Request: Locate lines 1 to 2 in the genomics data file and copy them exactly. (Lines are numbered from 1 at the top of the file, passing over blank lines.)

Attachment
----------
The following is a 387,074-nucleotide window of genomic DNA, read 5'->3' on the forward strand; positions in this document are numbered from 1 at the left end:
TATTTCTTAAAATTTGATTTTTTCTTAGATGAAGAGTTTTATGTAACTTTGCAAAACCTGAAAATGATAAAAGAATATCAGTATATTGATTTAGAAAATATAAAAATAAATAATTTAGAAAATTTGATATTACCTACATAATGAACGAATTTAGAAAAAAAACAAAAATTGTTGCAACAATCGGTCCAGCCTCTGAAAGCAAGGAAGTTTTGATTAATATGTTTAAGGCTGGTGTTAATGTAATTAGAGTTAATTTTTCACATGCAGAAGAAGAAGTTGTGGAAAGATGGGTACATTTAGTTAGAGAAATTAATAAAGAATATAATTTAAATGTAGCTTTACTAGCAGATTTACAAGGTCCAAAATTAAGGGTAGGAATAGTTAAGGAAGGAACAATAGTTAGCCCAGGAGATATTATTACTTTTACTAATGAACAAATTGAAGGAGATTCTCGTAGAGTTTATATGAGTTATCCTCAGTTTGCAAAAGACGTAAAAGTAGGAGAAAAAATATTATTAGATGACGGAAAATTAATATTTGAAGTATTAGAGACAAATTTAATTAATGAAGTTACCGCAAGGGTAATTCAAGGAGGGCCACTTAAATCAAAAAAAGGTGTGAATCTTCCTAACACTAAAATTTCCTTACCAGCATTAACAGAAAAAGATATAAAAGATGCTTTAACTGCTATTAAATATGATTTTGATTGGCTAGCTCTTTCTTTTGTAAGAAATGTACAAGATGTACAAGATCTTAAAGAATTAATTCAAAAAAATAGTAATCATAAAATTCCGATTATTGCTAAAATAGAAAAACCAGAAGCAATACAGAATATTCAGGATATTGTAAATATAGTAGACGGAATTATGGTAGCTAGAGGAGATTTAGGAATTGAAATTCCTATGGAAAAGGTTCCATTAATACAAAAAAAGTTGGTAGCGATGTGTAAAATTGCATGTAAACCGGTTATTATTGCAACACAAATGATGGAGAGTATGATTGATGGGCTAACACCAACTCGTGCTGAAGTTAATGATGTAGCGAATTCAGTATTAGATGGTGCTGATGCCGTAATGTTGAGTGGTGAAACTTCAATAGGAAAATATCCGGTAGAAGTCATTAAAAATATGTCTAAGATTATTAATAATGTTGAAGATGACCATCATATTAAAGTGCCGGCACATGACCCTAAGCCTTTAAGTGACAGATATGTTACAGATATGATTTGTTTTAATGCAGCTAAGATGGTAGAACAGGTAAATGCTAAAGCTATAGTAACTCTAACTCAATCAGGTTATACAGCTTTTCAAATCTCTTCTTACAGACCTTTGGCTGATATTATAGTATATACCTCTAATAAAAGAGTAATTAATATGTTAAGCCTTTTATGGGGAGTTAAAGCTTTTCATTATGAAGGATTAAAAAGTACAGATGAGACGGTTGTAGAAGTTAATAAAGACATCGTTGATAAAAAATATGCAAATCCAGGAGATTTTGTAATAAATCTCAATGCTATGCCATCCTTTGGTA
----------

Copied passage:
The following is a 387,074-nucleotide window of genomic DNA, read 5'->3' on the forward strand; positions in this document are numbered from 1 at the left end:
TATTTCTTAAAATTTGATTTTTTCTTAGATGAAGAGTTTTATGTAACTTTGCAAAACCTGAAAATGATAAAAGAATATCAGTATATTGATTTAGAAAATATAAAAATAAATAATTTAGAAAATTTGATATTACCTACATAATGAACGAATTTAGAAAAAAAACAAAAATTGTTGCAACAATCGGTCCAGCCTCTGAAAGCAAGGAAGTTTTGATTAATATGTTTAAGGCTGGTGTTAATGTAATTAGAGTTAATTTTTCACATGCAGAAGAAGAAGTTGTGGAAAGATGGGTACATTTAGTTAGAGAAATTAATAAAGAATATAATTTAAATGTAGCTTTACTAGCAGATTTACAAGGTCCAAAATTAAGGGTAGGAATAGTTAAGGAAGGAACAATAGTTAGCCCAGGAGATATTATTACTTTTACTAATGAACAAATTGAAGGAGATTCTCGTAGAGTTTATATGAGTTATCCTCAGTTTGCAAAAGACGTAAAAGTAGGAGAAAAAATATTATTAGATGACGGAAAATTAATATTTGAAGTATTAGAGACAAATTTAATTAATGAAGTTACCGCAAGGGTAATTCAAGGAGGGCCACTTAAATCAAAAAAAGGTGTGAATCTTCCTAACACTAAAATTTCCTTACCAGCATTAACAGAAAAAGATATAAAAGATGCTTTAACTGCTATTAAATATGATTTTGATTGGCTAGCTCTTTCTTTTGTAAGAAATGTACAAGATGTACAAGATCTTAAAGAATTAATTCAAAAAAATAGTAATCATAAAATTCCGATTATTGCTAAAATAGAAAAACCAGAAGCAATACAGAATATTCAGGATATTGTAAATATAGTAGACGGAATTATGGTAGCTAGAGGAGATTTAGGAATTGAAATTCCTATGGAAAAGGTTCCATTAATACAAAAAAAGTTGGTAGCGATGTGTAAAATTGCATGTAAACCGGTTATTATTGCAACACAAATGATGGAGAGTATGATTGATGGGCTAACACCAACTCGTGCTGAAGTTAATGATGTAGCGAATTCAGTATTAGATGGTGCTGATGCCGTAATGTTGAGTGGTGAAACTTCAATAGGAAAATATCCGGTAGAAGTCATTAAAAATATGTCTAAGATTATTAATAATGTTGAAGATGACCATCATATTAAAGTGCCGGCACATGACCCTAAGCCTTTAAGTGACAGATATGTTACAGATATGATTTGTTTTAATGCAGCTAAGATGGTAGAACAGGTAAATGCTAAAGCTATAGTAACTCTAACTCAATCAGGTTATACAGCTTTTCAAATCTCTTCTTACAGACCTTTGGCTGATATTATAGTATATACCTCTAATAAAAGAGTAATTAATATGTTAAGCCTTTTATGGGGAGTTAAAGCTTTTCATTATGAAGGATTAAAAAGTACAGATGAGACGGTTGTAGAAGTTAATAAAGACATCGTTGATAAAAAATATGCAAATCCAGGAGATTTTGTAATAAATCTCAATGCTATGCCATCCTTTGGTA